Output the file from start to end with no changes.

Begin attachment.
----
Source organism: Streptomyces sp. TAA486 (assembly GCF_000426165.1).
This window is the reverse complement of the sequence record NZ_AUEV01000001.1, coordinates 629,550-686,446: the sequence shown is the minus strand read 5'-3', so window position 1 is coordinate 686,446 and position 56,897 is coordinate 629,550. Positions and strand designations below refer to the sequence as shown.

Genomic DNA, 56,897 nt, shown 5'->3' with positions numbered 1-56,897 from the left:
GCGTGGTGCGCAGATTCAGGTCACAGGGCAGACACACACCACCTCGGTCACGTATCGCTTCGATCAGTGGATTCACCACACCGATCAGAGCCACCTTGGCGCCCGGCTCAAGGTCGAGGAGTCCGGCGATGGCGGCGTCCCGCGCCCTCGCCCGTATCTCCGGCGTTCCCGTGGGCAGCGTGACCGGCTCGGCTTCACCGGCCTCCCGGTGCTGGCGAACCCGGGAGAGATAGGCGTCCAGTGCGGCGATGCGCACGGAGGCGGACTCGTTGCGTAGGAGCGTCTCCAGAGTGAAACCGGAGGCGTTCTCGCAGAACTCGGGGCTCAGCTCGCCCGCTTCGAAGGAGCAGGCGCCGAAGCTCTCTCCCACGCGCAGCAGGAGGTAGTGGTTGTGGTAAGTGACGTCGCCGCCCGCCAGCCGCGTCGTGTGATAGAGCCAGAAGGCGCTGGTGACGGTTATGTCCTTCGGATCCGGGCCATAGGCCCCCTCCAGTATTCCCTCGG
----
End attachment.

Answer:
Source organism: Streptomyces sp. TAA486 (assembly GCF_000426165.1).
This window is the reverse complement of the sequence record NZ_AUEV01000001.1, coordinates 629,550-686,446: the sequence shown is the minus strand read 5'-3', so window position 1 is coordinate 686,446 and position 56,897 is coordinate 629,550. Positions and strand designations below refer to the sequence as shown.

Genomic DNA, 56,897 nt, shown 5'->3' with positions numbered 1-56,897 from the left:
GCGTGGTGCGCAGATTCAGGTCACAGGGCAGACACACACCACCTCGGTCACGTATCGCTTCGATCAGTGGATTCACCACACCGATCAGAGCCACCTTGGCGCCCGGCTCAAGGTCGAGGAGTCCGGCGATGGCGGCGTCCCGCGCCCTCGCCCGTATCTCCGGCGTTCCCGTGGGCAGCGTGACCGGCTCGGCTTCACCGGCCTCCCGGTGCTGGCGAACCCGGGAGAGATAGGCGTCCAGTGCGGCGATGCGCACGGAGGCGGACTCGTTGCGTAGGAGCGTCTCCAGAGTGAAACCGGAGGCGTTCTCGCAGAACTCGGGGCTCAGCTCGCCCGCTTCGAAGGAGCAGGCGCCGAAGCTCTCTCCCACGCGCAGCAGGAGGTAGTGGTTGTGGTAAGTGACGTCGCCGCCCGCCAGCCGCGTCGTGTGATAGAGCCAGAAGGCGCTGGTGACGGTTATGTCCTTCGGATCCGGGCCATAGGCCCCCTCCAGTATTCCCTCGG